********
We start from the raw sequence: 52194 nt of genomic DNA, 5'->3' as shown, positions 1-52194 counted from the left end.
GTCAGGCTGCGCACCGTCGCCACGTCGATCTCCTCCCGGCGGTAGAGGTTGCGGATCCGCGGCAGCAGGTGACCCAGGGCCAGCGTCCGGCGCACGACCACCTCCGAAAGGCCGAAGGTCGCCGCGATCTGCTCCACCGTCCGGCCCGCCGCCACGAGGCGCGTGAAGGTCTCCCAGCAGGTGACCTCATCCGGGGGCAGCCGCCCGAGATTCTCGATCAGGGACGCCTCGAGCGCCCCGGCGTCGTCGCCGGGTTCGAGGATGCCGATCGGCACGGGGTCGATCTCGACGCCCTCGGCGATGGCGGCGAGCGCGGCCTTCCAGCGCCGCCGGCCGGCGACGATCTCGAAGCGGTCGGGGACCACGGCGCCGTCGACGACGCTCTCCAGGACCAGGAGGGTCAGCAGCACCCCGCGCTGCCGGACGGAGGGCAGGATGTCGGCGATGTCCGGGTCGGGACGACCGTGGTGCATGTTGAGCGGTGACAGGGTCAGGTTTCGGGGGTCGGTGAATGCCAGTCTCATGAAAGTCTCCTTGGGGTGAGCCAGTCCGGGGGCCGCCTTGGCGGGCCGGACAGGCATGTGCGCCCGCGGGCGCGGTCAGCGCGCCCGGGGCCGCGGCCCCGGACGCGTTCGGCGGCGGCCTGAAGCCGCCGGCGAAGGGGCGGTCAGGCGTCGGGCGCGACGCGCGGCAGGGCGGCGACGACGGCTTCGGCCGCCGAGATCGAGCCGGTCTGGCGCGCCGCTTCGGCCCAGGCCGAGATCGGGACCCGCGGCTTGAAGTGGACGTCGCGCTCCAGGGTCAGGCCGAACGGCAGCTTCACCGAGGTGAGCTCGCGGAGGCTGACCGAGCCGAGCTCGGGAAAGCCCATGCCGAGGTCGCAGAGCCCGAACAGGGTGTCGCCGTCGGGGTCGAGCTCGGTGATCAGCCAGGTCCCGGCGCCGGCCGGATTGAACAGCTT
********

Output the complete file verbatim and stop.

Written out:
We start from the raw sequence: 52194 nt of genomic DNA, 5'->3' as shown, positions 1-52194 counted from the left end.
GTCAGGCTGCGCACCGTCGCCACGTCGATCTCCTCCCGGCGGTAGAGGTTGCGGATCCGCGGCAGCAGGTGACCCAGGGCCAGCGTCCGGCGCACGACCACCTCCGAAAGGCCGAAGGTCGCCGCGATCTGCTCCACCGTCCGGCCCGCCGCCACGAGGCGCGTGAAGGTCTCCCAGCAGGTGACCTCATCCGGGGGCAGCCGCCCGAGATTCTCGATCAGGGACGCCTCGAGCGCCCCGGCGTCGTCGCCGGGTTCGAGGATGCCGATCGGCACGGGGTCGATCTCGACGCCCTCGGCGATGGCGGCGAGCGCGGCCTTCCAGCGCCGCCGGCCGGCGACGATCTCGAAGCGGTCGGGGACCACGGCGCCGTCGACGACGCTCTCCAGGACCAGGAGGGTCAGCAGCACCCCGCGCTGCCGGACGGAGGGCAGGATGTCGGCGATGTCCGGGTCGGGACGACCGTGGTGCATGTTGAGCGGTGACAGGGTCAGGTTTCGGGGGTCGGTGAATGCCAGTCTCATGAAAGTCTCCTTGGGGTGAGCCAGTCCGGGGGCCGCCTTGGCGGGCCGGACAGGCATGTGCGCCCGCGGGCGCGGTCAGCGCGCCCGGGGCCGCGGCCCCGGACGCGTTCGGCGGCGGCCTGAAGCCGCCGGCGAAGGGGCGGTCAGGCGTCGGGCGCGACGCGCGGCAGGGCGGCGACGACGGCTTCGGCCGCCGAGATCGAGCCGGTCTGGCGCGCCGCTTCGGCCCAGGCCGAGATCGGGACCCGCGGCTTGAAGTGGACGTCGCGCTCCAGGGTCAGGCCGAACGGCAGCTTCACCGAGGTGAGCTCGCGGAGGCTGACCGAGCCGAGCTCGGGAAAGCCCATGCCGAGGTCGCAGAGCCCGAACAGGGTGTCGCCGTCGGGGTCGAGCTCGGTGATCAGCCAGGTCCCGGCGCCGGCCGGATTGAACAGCTT